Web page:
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Court Order Shouldn’t Be Ignored No Matter What – Okorocha

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Court Order Shouldn't Be Ignored No Matter What - Okorocha

Court Order Shouldn’t Be Ignored No Matter What – Okorocha

Rochas Okorocha, the former governor of Imo State, has underlined the importance of following court judgments, even if they are unfavorable.

The former Governor made the statement in response to an Abuja high court judgment removing Ebonyi State Governor Dave Umahi and his Deputy, Chief Kelechi Igwe, from power.

On Tuesday, the Federal High Court in Abuja, presided over by Justice Inyang Ekwo, dismissed Umahi and Igwe for abandoning the Peoples Democratic Party (PDP) in favor of the ruling All Progressives Congress (APC) (APC).

Justice Ekwo compelled Umahi and his deputy to quit their offices immediately, requesting that INEC substitute them with PDP nominees.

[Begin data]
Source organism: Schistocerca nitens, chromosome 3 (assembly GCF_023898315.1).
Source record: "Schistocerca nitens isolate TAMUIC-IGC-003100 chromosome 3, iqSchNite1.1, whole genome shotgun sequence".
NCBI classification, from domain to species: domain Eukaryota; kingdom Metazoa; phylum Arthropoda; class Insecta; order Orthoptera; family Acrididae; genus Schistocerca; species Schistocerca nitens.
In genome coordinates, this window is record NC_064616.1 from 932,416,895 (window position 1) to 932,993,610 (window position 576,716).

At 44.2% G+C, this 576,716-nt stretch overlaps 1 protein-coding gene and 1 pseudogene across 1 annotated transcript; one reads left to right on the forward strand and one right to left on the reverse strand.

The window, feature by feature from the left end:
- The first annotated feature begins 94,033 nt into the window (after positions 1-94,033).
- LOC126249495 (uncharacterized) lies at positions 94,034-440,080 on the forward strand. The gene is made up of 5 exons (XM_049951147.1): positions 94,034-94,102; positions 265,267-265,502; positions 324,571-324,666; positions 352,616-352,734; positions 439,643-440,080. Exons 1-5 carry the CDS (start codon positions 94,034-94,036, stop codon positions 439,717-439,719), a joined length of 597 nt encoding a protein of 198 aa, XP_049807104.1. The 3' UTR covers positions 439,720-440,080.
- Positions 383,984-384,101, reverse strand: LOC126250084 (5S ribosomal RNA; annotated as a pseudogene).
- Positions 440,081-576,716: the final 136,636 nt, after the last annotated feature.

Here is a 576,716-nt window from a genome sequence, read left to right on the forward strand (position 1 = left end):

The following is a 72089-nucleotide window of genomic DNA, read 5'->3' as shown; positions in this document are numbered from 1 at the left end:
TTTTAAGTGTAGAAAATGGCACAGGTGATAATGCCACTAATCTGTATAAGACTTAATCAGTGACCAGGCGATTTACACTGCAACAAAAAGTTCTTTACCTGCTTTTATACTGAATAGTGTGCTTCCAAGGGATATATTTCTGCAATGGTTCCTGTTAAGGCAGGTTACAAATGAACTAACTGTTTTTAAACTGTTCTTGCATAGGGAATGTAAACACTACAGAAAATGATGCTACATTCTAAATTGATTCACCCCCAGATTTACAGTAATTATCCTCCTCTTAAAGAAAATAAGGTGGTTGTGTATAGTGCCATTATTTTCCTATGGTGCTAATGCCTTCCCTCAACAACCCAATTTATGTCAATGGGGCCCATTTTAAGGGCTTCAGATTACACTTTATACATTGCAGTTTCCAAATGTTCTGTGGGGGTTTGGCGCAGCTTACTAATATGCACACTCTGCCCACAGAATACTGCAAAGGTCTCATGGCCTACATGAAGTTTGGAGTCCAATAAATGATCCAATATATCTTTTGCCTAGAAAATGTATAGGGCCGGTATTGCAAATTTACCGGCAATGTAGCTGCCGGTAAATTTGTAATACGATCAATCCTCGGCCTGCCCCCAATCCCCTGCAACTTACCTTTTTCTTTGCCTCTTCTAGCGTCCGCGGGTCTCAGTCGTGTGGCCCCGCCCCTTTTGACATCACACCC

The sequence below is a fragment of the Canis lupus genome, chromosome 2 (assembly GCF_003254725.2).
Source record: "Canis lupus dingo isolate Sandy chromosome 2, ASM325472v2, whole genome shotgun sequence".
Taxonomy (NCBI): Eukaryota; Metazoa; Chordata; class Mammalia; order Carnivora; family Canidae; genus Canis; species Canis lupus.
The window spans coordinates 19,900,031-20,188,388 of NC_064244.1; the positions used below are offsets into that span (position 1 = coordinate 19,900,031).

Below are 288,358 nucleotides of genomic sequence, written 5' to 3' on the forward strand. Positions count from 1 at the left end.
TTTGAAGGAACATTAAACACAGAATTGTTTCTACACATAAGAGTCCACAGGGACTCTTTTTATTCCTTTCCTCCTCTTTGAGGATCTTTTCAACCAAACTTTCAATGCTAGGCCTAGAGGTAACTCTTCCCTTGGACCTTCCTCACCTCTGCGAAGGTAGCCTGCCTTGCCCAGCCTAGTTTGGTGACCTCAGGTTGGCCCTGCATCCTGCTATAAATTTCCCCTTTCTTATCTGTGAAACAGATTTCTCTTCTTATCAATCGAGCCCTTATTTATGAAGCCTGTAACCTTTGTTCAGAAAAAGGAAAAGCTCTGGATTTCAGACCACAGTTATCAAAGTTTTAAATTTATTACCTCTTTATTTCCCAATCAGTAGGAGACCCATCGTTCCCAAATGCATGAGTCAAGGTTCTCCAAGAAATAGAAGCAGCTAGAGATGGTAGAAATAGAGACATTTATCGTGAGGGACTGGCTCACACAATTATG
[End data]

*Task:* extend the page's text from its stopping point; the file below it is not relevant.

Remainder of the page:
He said that the 393, 042 votes Umahi received in the Ebonyi gubernatorial race on March 9, 2019 belonged to the PDP and could not be switched to the APC.

Senator Okorocha stated his party, the APC, is required to respect the court ruling, but that filing an appeal in a court of higher jurisdiction (as Umahi and his Deputy have done) is also equivalent to honoring the lower court’s order.

He thanked the APC for being a party that respects the rule of law.

Okorocha was quoted by Vanguard to have said in a statement on Wednesday that “unless such [pronouncements are] subjected to a superior court for appeal. In other words, where there is an appeal to a superior court on any matter, the lower court ceases to have authority over the matter.

“Nobody in this country should say he will not obey any court order. Section 287 of our constitution makes it clear that every institution and organ of government should be obeyed but thank God for the ruling party, it has respect for the rule of law.

“It is assumed that the court order no matter what form and shape it takes must be obeyed, but secondly you have an option to go to the Court of Appeal to allow the superior court suspend the judgment of the lower court.”

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